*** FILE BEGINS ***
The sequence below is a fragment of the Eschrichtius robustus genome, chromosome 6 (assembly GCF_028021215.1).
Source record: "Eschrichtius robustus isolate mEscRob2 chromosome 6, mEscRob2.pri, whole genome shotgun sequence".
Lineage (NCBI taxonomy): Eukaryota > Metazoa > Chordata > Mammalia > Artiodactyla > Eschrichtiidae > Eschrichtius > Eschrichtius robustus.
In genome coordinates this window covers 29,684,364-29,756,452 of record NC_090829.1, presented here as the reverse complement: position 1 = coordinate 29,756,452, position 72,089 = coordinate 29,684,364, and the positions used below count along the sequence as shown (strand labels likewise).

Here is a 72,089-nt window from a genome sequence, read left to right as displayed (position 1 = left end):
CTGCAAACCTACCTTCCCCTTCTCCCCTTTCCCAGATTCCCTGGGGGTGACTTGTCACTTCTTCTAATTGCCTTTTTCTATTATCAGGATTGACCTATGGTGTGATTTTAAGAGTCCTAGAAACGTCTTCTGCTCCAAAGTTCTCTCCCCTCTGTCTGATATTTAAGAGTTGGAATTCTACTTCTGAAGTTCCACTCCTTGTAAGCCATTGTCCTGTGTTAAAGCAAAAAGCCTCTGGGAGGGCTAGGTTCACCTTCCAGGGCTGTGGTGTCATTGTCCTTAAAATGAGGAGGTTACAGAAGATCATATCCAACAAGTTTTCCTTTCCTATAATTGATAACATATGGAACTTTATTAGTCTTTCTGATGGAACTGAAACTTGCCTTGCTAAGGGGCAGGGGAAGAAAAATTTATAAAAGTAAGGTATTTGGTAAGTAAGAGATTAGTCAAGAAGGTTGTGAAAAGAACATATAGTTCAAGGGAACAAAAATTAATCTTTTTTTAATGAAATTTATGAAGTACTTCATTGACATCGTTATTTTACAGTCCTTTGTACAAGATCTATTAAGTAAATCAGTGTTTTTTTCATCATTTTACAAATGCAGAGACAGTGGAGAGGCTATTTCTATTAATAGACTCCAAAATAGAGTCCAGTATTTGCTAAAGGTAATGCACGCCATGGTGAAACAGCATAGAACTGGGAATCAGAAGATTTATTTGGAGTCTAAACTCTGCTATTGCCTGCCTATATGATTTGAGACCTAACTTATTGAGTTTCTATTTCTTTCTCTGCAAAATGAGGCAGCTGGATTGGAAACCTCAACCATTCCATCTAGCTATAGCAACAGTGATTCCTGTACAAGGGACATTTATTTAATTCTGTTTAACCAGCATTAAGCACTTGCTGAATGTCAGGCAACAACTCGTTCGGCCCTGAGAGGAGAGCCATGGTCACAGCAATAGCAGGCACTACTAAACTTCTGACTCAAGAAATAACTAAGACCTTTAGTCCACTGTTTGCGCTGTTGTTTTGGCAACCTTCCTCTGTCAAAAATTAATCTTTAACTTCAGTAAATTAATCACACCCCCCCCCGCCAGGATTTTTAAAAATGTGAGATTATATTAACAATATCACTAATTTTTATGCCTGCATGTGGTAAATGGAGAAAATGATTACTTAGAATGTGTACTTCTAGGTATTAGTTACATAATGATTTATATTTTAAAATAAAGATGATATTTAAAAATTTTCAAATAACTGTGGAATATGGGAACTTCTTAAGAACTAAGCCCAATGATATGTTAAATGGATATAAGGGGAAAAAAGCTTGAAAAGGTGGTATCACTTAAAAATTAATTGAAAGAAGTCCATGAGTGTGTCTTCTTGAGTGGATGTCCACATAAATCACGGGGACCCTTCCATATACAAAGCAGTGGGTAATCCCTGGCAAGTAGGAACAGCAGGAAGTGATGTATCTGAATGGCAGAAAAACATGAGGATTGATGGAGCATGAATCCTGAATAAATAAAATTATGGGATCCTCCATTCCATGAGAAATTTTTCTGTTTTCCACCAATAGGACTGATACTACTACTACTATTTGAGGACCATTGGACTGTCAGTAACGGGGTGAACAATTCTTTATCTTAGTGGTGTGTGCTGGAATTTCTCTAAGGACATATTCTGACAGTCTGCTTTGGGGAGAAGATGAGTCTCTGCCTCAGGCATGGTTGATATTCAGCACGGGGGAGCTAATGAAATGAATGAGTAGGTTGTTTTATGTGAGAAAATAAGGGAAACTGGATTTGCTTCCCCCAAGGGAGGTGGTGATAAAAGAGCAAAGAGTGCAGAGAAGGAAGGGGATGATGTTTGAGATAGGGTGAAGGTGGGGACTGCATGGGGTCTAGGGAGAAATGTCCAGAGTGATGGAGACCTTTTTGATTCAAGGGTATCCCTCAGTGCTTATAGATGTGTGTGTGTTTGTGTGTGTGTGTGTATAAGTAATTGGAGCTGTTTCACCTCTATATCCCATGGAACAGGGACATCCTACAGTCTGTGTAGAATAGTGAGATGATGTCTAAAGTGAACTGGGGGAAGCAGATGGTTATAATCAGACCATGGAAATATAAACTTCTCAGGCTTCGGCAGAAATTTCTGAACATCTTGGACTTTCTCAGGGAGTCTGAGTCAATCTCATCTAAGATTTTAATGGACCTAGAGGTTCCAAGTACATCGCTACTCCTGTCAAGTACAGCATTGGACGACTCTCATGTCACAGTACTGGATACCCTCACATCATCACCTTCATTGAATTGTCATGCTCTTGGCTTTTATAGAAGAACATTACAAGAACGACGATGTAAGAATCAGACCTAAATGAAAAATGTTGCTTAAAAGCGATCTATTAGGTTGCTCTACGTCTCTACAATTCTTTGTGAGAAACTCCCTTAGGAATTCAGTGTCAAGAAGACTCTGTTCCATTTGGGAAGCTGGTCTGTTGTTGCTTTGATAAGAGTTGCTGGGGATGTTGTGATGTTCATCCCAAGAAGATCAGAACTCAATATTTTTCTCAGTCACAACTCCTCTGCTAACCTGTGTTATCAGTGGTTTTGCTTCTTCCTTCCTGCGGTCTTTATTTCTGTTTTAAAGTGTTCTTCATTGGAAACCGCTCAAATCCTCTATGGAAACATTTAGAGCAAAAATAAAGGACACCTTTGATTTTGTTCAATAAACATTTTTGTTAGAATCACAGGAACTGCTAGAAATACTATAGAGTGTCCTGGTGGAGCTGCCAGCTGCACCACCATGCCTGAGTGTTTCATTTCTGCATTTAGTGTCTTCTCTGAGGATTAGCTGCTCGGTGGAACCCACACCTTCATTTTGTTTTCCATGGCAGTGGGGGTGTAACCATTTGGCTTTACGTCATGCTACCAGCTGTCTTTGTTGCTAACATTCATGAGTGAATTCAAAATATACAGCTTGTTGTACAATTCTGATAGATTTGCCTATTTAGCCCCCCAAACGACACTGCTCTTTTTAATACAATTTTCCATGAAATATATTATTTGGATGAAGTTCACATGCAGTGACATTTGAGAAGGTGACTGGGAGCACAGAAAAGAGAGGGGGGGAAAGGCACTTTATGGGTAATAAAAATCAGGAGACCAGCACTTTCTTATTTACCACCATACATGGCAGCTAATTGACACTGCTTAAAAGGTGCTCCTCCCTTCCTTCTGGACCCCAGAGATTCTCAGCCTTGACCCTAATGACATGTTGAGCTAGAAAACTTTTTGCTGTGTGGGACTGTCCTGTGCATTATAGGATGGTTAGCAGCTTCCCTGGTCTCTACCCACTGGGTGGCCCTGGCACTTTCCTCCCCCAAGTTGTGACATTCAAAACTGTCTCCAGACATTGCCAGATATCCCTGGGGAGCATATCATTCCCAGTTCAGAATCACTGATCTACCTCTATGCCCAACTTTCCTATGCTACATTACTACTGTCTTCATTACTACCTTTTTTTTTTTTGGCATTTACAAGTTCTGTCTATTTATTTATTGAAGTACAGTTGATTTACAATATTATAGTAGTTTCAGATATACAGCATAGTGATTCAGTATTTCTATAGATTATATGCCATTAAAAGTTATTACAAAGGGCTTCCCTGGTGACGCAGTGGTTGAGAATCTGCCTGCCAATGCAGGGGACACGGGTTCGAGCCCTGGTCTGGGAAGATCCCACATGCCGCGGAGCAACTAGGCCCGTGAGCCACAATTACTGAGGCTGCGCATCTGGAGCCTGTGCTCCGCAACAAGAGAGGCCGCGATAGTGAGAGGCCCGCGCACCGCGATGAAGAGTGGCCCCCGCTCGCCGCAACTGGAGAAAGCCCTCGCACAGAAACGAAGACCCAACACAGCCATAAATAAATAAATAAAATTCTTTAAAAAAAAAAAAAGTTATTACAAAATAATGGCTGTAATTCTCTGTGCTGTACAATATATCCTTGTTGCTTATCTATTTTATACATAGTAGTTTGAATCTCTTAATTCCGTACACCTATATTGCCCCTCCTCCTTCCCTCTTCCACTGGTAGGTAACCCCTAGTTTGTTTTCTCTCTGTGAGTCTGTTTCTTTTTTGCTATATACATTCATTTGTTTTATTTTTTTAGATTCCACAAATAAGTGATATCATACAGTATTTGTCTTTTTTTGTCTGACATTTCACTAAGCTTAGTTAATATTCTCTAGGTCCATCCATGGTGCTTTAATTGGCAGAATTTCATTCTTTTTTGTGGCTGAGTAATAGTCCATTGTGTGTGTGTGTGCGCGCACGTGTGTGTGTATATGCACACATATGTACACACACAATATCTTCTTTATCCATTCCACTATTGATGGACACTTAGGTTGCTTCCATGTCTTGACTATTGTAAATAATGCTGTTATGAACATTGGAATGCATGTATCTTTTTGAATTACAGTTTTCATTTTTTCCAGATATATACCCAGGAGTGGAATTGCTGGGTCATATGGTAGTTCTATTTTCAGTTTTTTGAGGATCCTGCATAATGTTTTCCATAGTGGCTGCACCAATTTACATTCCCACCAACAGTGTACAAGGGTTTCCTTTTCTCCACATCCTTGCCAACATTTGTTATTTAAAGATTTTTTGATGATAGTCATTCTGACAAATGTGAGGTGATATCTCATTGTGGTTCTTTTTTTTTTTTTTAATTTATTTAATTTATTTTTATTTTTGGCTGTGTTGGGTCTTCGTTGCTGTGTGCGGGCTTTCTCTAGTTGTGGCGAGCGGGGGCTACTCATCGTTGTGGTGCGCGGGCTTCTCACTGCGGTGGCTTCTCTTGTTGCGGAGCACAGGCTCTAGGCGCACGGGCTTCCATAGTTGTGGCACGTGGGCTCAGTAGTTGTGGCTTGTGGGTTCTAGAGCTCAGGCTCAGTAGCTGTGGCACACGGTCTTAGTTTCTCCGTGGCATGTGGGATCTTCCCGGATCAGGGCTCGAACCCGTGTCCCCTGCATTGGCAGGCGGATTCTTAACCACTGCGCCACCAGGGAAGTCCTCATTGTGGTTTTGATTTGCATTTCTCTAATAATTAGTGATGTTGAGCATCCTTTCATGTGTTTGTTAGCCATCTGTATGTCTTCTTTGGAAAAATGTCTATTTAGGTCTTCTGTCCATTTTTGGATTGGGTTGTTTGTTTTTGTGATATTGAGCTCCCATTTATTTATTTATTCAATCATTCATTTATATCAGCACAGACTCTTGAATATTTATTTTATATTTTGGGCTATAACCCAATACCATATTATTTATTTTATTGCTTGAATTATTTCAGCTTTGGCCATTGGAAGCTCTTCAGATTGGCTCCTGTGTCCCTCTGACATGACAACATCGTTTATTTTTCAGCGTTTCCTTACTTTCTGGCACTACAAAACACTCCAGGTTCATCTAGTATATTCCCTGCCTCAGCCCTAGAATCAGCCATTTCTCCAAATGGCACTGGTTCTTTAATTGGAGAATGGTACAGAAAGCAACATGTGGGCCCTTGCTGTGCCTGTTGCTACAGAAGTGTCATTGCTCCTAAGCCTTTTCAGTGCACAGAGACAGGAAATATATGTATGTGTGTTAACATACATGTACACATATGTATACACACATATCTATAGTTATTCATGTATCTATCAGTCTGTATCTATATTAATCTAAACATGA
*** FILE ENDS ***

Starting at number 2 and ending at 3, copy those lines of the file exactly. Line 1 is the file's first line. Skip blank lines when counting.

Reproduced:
Source record: "Eschrichtius robustus isolate mEscRob2 chromosome 6, mEscRob2.pri, whole genome shotgun sequence".
Lineage (NCBI taxonomy): Eukaryota > Metazoa > Chordata > Mammalia > Artiodactyla > Eschrichtiidae > Eschrichtius > Eschrichtius robustus.